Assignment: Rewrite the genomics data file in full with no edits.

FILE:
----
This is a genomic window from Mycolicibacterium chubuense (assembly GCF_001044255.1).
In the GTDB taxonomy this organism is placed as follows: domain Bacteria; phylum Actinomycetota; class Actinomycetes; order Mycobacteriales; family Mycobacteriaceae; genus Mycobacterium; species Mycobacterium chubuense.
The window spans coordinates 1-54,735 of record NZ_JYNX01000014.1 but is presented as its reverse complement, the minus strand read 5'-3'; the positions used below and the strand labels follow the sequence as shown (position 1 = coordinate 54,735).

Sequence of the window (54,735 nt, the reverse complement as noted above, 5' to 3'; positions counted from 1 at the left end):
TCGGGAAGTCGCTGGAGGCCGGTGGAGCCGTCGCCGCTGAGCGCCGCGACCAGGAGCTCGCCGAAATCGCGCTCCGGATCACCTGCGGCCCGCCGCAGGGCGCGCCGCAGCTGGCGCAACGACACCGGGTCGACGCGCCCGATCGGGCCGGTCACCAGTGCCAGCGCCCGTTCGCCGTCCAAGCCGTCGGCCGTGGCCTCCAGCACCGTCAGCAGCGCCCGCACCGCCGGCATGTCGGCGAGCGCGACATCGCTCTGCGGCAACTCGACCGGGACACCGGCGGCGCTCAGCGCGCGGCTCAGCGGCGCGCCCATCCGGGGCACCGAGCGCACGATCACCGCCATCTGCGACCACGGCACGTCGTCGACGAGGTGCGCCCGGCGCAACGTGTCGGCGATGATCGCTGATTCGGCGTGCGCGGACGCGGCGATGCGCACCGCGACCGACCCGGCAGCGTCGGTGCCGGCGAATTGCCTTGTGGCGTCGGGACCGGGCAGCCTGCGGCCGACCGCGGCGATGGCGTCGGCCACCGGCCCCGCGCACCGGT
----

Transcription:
This is a genomic window from Mycolicibacterium chubuense (assembly GCF_001044255.1).
In the GTDB taxonomy this organism is placed as follows: domain Bacteria; phylum Actinomycetota; class Actinomycetes; order Mycobacteriales; family Mycobacteriaceae; genus Mycobacterium; species Mycobacterium chubuense.
The window spans coordinates 1-54,735 of record NZ_JYNX01000014.1 but is presented as its reverse complement, the minus strand read 5'-3'; the positions used below and the strand labels follow the sequence as shown (position 1 = coordinate 54,735).

Sequence of the window (54,735 nt, the reverse complement as noted above, 5' to 3'; positions counted from 1 at the left end):
TCGGGAAGTCGCTGGAGGCCGGTGGAGCCGTCGCCGCTGAGCGCCGCGACCAGGAGCTCGCCGAAATCGCGCTCCGGATCACCTGCGGCCCGCCGCAGGGCGCGCCGCAGCTGGCGCAACGACACCGGGTCGACGCGCCCGATCGGGCCGGTCACCAGTGCCAGCGCCCGTTCGCCGTCCAAGCCGTCGGCCGTGGCCTCCAGCACCGTCAGCAGCGCCCGCACCGCCGGCATGTCGGCGAGCGCGACATCGCTCTGCGGCAACTCGACCGGGACACCGGCGGCGCTCAGCGCGCGGCTCAGCGGCGCGCCCATCCGGGGCACCGAGCGCACGATCACCGCCATCTGCGACCACGGCACGTCGTCGACGAGGTGCGCCCGGCGCAACGTGTCGGCGATGATCGCTGATTCGGCGTGCGCGGACGCGGCGATGCGCACCGCGACCGACCCGGCAGCGTCGGTGCCGGCGAATTGCCTTGTGGCGTCGGGACCGGGCAGCCTGCGGCCGACCGCGGCGATGGCGTCGGCCACCGGCCCCGCGCACCGGT